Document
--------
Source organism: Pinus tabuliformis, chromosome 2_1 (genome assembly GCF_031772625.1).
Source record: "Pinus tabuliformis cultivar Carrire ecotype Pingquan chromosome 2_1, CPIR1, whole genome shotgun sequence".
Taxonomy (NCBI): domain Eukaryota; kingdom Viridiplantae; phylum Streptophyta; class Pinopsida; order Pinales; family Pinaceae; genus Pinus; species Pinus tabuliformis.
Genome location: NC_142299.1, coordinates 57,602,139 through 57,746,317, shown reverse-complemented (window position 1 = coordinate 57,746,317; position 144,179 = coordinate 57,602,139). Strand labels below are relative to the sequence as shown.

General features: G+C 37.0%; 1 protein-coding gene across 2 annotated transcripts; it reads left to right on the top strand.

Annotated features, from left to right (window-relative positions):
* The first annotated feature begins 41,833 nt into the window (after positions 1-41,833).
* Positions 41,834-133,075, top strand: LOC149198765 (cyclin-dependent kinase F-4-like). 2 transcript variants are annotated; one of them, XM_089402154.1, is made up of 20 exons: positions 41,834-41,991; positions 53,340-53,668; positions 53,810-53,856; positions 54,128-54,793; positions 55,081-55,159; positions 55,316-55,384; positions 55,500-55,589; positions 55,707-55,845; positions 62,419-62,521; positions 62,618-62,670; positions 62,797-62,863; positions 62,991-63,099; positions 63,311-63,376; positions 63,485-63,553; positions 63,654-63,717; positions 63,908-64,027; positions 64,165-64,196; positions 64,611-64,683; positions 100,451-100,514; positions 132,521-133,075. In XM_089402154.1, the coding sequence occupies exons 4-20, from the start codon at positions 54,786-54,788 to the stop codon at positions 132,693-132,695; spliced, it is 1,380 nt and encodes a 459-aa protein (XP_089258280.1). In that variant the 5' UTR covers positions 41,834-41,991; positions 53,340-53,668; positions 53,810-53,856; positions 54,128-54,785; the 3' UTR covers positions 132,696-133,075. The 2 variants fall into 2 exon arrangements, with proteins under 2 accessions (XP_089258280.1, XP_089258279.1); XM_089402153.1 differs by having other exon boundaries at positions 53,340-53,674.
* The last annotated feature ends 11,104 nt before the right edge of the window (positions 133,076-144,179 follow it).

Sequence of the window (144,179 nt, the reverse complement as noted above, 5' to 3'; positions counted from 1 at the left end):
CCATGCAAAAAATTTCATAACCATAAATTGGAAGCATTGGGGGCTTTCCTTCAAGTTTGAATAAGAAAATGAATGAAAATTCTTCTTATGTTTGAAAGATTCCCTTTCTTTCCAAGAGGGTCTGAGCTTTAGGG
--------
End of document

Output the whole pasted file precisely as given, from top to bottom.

Source organism: Pinus tabuliformis, chromosome 2_1 (genome assembly GCF_031772625.1).
Source record: "Pinus tabuliformis cultivar Carrire ecotype Pingquan chromosome 2_1, CPIR1, whole genome shotgun sequence".
Taxonomy (NCBI): domain Eukaryota; kingdom Viridiplantae; phylum Streptophyta; class Pinopsida; order Pinales; family Pinaceae; genus Pinus; species Pinus tabuliformis.
Genome location: NC_142299.1, coordinates 57,602,139 through 57,746,317, shown reverse-complemented (window position 1 = coordinate 57,746,317; position 144,179 = coordinate 57,602,139). Strand labels below are relative to the sequence as shown.

General features: G+C 37.0%; 1 protein-coding gene across 2 annotated transcripts; it reads left to right on the top strand.

Annotated features, from left to right (window-relative positions):
* The first annotated feature begins 41,833 nt into the window (after positions 1-41,833).
* Positions 41,834-133,075, top strand: LOC149198765 (cyclin-dependent kinase F-4-like). 2 transcript variants are annotated; one of them, XM_089402154.1, is made up of 20 exons: positions 41,834-41,991; positions 53,340-53,668; positions 53,810-53,856; positions 54,128-54,793; positions 55,081-55,159; positions 55,316-55,384; positions 55,500-55,589; positions 55,707-55,845; positions 62,419-62,521; positions 62,618-62,670; positions 62,797-62,863; positions 62,991-63,099; positions 63,311-63,376; positions 63,485-63,553; positions 63,654-63,717; positions 63,908-64,027; positions 64,165-64,196; positions 64,611-64,683; positions 100,451-100,514; positions 132,521-133,075. In XM_089402154.1, the coding sequence occupies exons 4-20, from the start codon at positions 54,786-54,788 to the stop codon at positions 132,693-132,695; spliced, it is 1,380 nt and encodes a 459-aa protein (XP_089258280.1). In that variant the 5' UTR covers positions 41,834-41,991; positions 53,340-53,668; positions 53,810-53,856; positions 54,128-54,785; the 3' UTR covers positions 132,696-133,075. The 2 variants fall into 2 exon arrangements, with proteins under 2 accessions (XP_089258280.1, XP_089258279.1); XM_089402153.1 differs by having other exon boundaries at positions 53,340-53,674.
* The last annotated feature ends 11,104 nt before the right edge of the window (positions 133,076-144,179 follow it).

Sequence of the window (144,179 nt, the reverse complement as noted above, 5' to 3'; positions counted from 1 at the left end):
CCATGCAAAAAATTTCATAACCATAAATTGGAAGCATTGGGGGCTTTCCTTCAAGTTTGAATAAGAAAATGAATGAAAATTCTTCTTATGTTTGAAAGATTCCCTTTCTTTCCAAGAGGGTCTGAGCTTTAGGG